For decades, Phoenix Benner has joined the crowds in the Seattle Pride Parade, which last weekend marked its 43rd year. After a move to Snohomish County about a year ago, Benner looked for LGBTQ pride activities here.
“I found nothing,” said the 65-year-old Marysville resident, who took part in Sunday’s Seattle parade with the Northwest Two-Spirit Society.
“I’m the type of person, if you want something you make it happen,” Benner said. “That’s how it started.”
What Benner and others have started is the SnoHomo Pride Festival, a first-ever local event for LGBTQ people and their friends and allies. The free, family-friendly event is scheduled for 11 a.m.-5 p.m. July 23 at Everett’s Legion Memorial Park.
“This is finally happening, folks!” says a post on the event’s Facebook page.
About that event name — SnoHomo — organizers said don’t be shy about using it, though “homo” sounds to my outdated ear like a slur.
“I identify as homo. It just means homosexual,” said Adair Gearhart, 31, of Marysville. “It’s a word we’re reclaiming, like queer.”
Adair is a transgender man whose husband, Tiko Gearhart, also is involved with the upcoming festival. On Whidbey Island, annual Queer Pride events are scheduled for Aug. 11-13 in Langley.
Snohomish County’s first pride festival is meant to be fun, welcoming and entertaining, but also supportive and informative. It will include music, drag troupes, food, face and body painting, along with displays offering information about resources and LGBTQ-friendly businesses.
Among participants will be Everett/Snohomish PFLAG, the organization founded as Parents, Families, and Friends of Lesbians and Gays; GLOBE Youth (GLBTQ Loving Ourselves, Becoming Empowered); QBASS (Queer Black Alliance of the South Sound); Entre Hermanos, The Everett Clinic and Cocoon House. Entertainment will range from Everett’s Trinity Episcopal Church choir to Drag Militia from Bellingham.
To help put on the event, Benner applied for a Pride Foundation grant. “There’s no way I could do it by myself. We needed a team to do all the work,” said Benner, who lived on Seattle’s Capitol Hill before moving north.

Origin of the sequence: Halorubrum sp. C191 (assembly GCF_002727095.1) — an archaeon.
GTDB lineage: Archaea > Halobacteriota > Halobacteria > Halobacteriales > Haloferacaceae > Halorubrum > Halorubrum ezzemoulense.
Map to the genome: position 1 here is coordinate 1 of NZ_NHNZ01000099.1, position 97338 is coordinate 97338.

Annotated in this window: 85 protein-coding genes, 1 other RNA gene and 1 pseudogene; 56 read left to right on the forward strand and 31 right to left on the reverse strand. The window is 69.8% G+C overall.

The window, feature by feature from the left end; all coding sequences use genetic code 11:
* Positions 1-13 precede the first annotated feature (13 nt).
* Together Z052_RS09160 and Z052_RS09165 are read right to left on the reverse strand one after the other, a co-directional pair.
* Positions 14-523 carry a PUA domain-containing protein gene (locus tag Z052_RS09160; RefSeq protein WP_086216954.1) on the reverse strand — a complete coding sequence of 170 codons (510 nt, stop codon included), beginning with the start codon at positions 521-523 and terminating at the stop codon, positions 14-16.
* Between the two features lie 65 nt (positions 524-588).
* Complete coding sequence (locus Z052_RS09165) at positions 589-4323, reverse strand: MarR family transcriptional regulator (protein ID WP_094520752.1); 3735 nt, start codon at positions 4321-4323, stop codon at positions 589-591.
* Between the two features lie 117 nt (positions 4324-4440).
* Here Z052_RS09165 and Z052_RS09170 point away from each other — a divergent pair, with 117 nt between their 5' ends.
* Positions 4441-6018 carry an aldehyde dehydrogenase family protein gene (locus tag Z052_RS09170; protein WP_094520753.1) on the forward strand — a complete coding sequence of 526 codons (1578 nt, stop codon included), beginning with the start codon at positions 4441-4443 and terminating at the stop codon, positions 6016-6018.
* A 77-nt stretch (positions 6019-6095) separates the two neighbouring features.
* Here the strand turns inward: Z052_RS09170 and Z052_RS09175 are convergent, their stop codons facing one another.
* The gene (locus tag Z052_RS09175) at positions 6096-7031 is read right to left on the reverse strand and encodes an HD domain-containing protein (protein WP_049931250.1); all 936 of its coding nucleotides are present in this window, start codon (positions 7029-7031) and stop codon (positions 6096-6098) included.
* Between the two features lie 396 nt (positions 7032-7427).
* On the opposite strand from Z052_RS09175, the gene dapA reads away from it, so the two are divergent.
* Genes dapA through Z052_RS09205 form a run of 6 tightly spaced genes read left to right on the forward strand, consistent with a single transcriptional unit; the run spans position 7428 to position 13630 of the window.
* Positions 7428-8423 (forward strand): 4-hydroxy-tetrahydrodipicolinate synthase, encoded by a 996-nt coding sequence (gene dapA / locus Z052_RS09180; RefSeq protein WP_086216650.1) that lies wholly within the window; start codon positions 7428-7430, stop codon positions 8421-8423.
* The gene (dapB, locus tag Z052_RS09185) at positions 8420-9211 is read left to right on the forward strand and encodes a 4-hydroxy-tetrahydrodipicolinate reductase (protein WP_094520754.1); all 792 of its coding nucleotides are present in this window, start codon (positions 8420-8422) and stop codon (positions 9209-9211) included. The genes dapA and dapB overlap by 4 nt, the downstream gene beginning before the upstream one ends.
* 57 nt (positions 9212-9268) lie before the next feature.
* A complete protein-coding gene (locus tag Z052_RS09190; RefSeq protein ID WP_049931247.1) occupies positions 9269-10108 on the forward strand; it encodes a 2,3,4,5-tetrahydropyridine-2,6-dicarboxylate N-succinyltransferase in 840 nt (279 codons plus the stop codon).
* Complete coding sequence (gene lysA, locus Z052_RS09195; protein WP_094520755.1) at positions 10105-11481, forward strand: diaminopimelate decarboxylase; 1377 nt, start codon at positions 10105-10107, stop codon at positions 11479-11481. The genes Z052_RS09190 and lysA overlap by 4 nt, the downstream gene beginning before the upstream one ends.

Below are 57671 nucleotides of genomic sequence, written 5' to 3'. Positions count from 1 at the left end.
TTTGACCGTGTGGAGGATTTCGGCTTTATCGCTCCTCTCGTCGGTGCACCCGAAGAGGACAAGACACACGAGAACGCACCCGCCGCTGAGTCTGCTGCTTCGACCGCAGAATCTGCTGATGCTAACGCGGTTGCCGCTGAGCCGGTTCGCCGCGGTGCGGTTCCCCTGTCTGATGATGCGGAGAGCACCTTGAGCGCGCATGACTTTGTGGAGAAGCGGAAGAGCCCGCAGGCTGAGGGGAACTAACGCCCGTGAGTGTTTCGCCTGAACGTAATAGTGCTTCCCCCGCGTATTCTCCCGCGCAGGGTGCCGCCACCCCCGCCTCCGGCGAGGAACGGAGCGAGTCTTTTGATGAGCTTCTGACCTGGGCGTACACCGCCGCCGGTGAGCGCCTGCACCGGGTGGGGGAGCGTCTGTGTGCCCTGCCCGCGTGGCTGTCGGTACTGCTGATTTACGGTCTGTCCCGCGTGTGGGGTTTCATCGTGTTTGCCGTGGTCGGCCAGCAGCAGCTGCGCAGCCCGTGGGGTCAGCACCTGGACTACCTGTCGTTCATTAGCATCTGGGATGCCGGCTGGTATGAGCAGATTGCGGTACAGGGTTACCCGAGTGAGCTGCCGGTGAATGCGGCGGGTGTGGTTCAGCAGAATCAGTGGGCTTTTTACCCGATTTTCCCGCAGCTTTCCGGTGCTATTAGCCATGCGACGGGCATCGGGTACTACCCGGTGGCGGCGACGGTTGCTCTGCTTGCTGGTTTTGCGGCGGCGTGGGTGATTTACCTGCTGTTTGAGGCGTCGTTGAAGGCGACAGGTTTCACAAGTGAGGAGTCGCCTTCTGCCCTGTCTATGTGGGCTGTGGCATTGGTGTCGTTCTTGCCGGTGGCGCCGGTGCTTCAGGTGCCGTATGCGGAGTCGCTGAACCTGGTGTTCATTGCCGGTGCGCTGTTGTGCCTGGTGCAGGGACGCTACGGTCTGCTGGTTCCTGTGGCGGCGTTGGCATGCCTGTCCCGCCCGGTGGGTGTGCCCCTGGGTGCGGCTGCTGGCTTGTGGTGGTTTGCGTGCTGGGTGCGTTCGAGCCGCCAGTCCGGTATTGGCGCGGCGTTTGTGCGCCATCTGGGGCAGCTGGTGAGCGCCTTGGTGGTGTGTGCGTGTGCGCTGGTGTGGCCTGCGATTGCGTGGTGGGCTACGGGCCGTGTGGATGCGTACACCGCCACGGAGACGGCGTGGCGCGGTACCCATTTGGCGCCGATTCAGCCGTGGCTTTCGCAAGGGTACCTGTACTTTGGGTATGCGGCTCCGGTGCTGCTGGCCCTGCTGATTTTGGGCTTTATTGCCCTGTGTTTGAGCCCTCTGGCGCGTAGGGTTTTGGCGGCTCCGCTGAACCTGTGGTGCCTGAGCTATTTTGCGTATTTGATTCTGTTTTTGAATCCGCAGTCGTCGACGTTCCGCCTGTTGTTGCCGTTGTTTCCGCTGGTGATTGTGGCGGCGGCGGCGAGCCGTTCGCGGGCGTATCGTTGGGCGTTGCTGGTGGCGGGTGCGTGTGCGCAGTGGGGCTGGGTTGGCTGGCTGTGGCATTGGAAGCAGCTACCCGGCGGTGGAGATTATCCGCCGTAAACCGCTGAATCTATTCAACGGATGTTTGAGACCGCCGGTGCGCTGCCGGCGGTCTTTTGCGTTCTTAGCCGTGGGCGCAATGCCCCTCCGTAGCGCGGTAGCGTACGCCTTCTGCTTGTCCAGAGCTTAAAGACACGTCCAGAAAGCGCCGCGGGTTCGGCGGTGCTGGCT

The upcoming festival “is basically acceptance of diversity in all its forms,” said Benner, whose ancestry is Cree First Nation from Ontario, Canada.
Female at birth, Benner said “I describe myself as a two-spirit person.” Twice in recent months, Benner traveled to the Standing Rock Sioux Reservation, where tribes and others gathered to protest the Dakota Access Pipeline.
“Two spirit” is a term widely used by indigenous people in North America to describe those who are gay, lesbian, bisexual or gender-noncomforming in their communities. Sherman Alexie, a noted Native American author and one of the Seattle Pride grand marshals, walked with the Northwest Two-Spirit Society at the parade Sunday.
“A lot of this has to do with education,” said Tiko Gearhart, 35. And organizers said an LGBTQ pride event can’t come to Snohomish County soon enough.
“We exist. Representation matters. It’s about time,” Adair Gearhart said.
Julie Muhlstein: 425-339-3460; firstname.lastname@example.org.
Snohomish County’s first-ever LGBTQ pride event, SnoHomo Pride, is scheduled for 11 a.m.-5 p.m. July 23 at Legion Memorial Park, 145 Alverson Blvd., Everett. The festival will include music, drag troupes and other entertainment, information, face and body painting, food and more. A family-friendly event, it’s free and open to all. Learn more at: www.facebook.com/events/1857228257854090